VSLAM Evaluation Framework API Documentation

The Framework API consists of three classes:

All classes are in the namespace vslam_evaluation.

1. Including the API in your program

To use the API copy the source code from the
$basedir/vslam_api_src/
directory to your own source tree.

The following third-party libraries are required:

The API has been tested with libpng 1.2 and libxml++ 2.6.

Give the following flags when linking: (or similar, depending on the library versions you use.)

-lpng12 -lboost_filesystem `pkg-config --libs libxml++-2.6`

2. Using the SequenceReader

As mentioned above, the SequenceReader acts as a camera, providing timestamped images. Typically, your code will have an interface to a live camera, or recorded image sequences. You will want to write a wrapper around SequenceReader, such that you can make it interchangeably with your normal camera interface.

When you construct a SequenceReader, you pass the filename of an XML experiment file. The experiment file says which sequence to load and can contain arbitrary additional parameters. Additional parameters are given as name-value pairs and can be queried by the SequenceReader::existsParameter() and SequenceReader::getParameterValue() methods. Experiment files are not automatically created by the framework, you have to create them yourself. Here is an example:

<?xml version="1.0"?>
<!DOCTYPE experiment SYSTEM "http://vslam.inf.tu-dresden.de/dtds/v0.1/experiment.dtd">
<experiment>
  <sequence_name>textured_plane</sequence_name>
</experiment>
Lets say, you store this file as "my_experiment.xml" and pass the filename to the SequenceReader constructor This will tell the SequenceReader to load the sequence in the directory $FOOTAGE_PATH/textured_plane/.

You have to set the environment variable $FOOTAGE_PATH to the directory where your sequences are stored If you just left your sequences in the frameworks standard $basedir/footage directory, then

$ export FOOTAGE_PATH=$basedir/footage

Here is another experiment.xml example:

<?xml version="1.0"?>
<!DOCTYPE experiment SYSTEM "http://vslam.inf.tu-dresden.de/dtds/v0.1/experiment.dtd">
<experiment>
  <sequence_name>textured_plane</sequence_name>
  <parameters>
    <parameter>
      <name>pixel_noise_sigma</name>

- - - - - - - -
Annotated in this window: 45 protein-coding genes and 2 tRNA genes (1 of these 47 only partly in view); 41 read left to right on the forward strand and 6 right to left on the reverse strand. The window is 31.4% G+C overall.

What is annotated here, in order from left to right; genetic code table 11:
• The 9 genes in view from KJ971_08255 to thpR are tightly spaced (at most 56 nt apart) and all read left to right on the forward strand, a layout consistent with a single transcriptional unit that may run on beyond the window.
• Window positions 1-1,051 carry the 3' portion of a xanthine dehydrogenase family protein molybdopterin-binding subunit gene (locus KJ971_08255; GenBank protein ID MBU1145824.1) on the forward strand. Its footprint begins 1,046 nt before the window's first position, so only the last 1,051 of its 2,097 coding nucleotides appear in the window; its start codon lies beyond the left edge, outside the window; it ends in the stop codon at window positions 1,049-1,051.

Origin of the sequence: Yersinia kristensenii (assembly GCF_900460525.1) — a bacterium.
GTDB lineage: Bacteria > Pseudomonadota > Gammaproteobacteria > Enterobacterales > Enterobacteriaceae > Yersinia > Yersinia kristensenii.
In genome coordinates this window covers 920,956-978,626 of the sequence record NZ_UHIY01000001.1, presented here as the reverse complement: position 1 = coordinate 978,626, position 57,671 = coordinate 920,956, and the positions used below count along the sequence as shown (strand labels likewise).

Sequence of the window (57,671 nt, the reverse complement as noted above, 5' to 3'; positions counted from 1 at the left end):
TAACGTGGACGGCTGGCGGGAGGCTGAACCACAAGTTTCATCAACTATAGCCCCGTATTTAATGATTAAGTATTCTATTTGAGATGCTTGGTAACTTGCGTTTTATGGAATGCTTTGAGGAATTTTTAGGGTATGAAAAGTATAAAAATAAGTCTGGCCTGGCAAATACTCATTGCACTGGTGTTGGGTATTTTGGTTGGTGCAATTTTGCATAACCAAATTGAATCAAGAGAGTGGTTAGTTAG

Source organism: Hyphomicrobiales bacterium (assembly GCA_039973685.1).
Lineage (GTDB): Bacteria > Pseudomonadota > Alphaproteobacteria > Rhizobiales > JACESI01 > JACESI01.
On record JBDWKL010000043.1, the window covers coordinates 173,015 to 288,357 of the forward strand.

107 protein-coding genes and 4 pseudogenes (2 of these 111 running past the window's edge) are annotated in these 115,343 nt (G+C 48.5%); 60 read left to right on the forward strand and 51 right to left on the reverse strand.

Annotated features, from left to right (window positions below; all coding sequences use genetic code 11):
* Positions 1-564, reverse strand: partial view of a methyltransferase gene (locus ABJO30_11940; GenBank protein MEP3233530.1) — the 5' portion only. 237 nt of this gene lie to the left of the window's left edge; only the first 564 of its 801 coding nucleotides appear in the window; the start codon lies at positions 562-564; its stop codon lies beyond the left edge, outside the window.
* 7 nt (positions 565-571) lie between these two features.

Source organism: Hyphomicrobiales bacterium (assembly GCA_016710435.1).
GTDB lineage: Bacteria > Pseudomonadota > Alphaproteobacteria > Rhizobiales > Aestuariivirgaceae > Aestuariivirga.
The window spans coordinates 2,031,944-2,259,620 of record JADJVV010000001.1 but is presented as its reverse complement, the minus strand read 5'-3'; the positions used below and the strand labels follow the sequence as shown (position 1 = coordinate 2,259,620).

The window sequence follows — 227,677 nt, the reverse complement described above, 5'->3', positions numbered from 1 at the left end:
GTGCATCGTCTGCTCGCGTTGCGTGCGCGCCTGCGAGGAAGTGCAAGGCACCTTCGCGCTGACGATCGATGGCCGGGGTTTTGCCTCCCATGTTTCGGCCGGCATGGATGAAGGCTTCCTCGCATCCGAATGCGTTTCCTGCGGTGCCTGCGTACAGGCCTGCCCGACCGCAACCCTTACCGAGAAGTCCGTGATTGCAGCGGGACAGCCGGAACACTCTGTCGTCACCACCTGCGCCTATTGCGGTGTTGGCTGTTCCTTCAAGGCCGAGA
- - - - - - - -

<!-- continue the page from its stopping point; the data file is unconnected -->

<value>2</value>
    </parameter>
    <parameter>
      <name>pixel_noise_seed</name>
      <value>1234567890</value>
    </parameter>
  </parameters>
</experiment>
This time we have given two additional parameters, pixel_noise_sigma and pixel_noise_seed. These two are special parameters, that are handled by the SequenceReader itself. By giving pixel_noise_sigma, you tell the SequenceReader that it should add Gaussian noise to the sequence images (with standard deviation pixel_noise_sigma).

You can additionally give a pixel_noise_seed to seed the random number generator. By doing this, you can make sure, that you will get identical noisy images between different program runs.

Two other special parameters handled by the SequenceReader are blur_sigma and blur_mask_width. If the blur_sigma parameter is present, the SequenceReader will blur the input images with a Gaussian kernel. Additionally with blur_mask_width you can set the width in pixels of the convolution kernel. If blur_mask_width is not given, a standard kernel size of (3 + 6 * (int) blur_sigma) is used. For example

    ...
    <parameter>
      <name>blur_sigma</name>
      <value>2</value>
    </parameter>
    <parameter>
      <name>blur_mask_width</name>
      <value>5</value>
    </parameter>
    ...
will convolve the inupt image with a Gaussian kernel with standard deviation 2 pixel. A 5x5 pixel convolution mask is used. Blurring is always done before adding noise.

Once you have constructed the SequenceReader, it is ready to use. You can get the camera parameters (which are read from the sequence.xml file) using the following methods:

and for stereo cameras additionally

You can get the initial camera pose by

Make sure to use the initial camera pose to set up your system! Not all trajectories start in the coordinate origin, and you will get wrong evaluation results, if you start out with the wrong pose.

Once you have set up everything, you can get sequence images in a loop:

  SequenceReader reader("my_experiment.xml");
  ...
  while (reader.next ()) {
    double timestamp = reader.getTimestamp ();
    unsigned char* imagedata = reader.getImage ();

    // process current image
    ...
  }
  // end of sequence
SequenceReader::getTimestamp returns the timestamp of the current image in seconds from the start of the sequence.

SequenceReader::getImage returns a pointer to a unsigned char buffer containing the current image. Data in the buffer is stored as interleaved RGB bytes. (The size of the buffer is resX * resY * 3.)